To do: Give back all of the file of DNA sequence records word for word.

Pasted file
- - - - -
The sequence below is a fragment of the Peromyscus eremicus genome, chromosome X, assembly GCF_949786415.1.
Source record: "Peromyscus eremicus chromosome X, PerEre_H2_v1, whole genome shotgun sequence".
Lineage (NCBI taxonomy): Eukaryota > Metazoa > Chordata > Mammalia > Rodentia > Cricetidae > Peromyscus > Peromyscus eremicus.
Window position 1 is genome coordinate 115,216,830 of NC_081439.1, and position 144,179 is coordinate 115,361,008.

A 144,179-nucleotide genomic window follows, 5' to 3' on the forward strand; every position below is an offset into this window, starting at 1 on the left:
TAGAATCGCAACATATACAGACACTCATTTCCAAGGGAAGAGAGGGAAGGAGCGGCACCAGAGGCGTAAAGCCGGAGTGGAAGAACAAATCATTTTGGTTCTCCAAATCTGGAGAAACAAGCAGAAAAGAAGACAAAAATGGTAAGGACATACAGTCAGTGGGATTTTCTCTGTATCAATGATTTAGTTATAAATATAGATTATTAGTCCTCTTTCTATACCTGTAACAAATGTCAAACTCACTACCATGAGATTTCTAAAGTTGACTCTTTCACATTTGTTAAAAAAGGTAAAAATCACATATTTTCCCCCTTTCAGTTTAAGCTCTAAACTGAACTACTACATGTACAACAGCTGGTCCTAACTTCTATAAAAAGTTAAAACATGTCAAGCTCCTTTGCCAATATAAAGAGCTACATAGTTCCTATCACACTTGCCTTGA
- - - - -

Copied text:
The sequence below is a fragment of the Peromyscus eremicus genome, chromosome X, assembly GCF_949786415.1.
Source record: "Peromyscus eremicus chromosome X, PerEre_H2_v1, whole genome shotgun sequence".
Lineage (NCBI taxonomy): Eukaryota > Metazoa > Chordata > Mammalia > Rodentia > Cricetidae > Peromyscus > Peromyscus eremicus.
Window position 1 is genome coordinate 115,216,830 of NC_081439.1, and position 144,179 is coordinate 115,361,008.

A 144,179-nucleotide genomic window follows, 5' to 3' on the forward strand; every position below is an offset into this window, starting at 1 on the left:
TAGAATCGCAACATATACAGACACTCATTTCCAAGGGAAGAGAGGGAAGGAGCGGCACCAGAGGCGTAAAGCCGGAGTGGAAGAACAAATCATTTTGGTTCTCCAAATCTGGAGAAACAAGCAGAAAAGAAGACAAAAATGGTAAGGACATACAGTCAGTGGGATTTTCTCTGTATCAATGATTTAGTTATAAATATAGATTATTAGTCCTCTTTCTATACCTGTAACAAATGTCAAACTCACTACCATGAGATTTCTAAAGTTGACTCTTTCACATTTGTTAAAAAAGGTAAAAATCACATATTTTCCCCCTTTCAGTTTAAGCTCTAAACTGAACTACTACATGTACAACAGCTGGTCCTAACTTCTATAAAAAGTTAAAACATGTCAAGCTCCTTTGCCAATATAAAGAGCTACATAGTTCCTATCACACTTGCCTTGA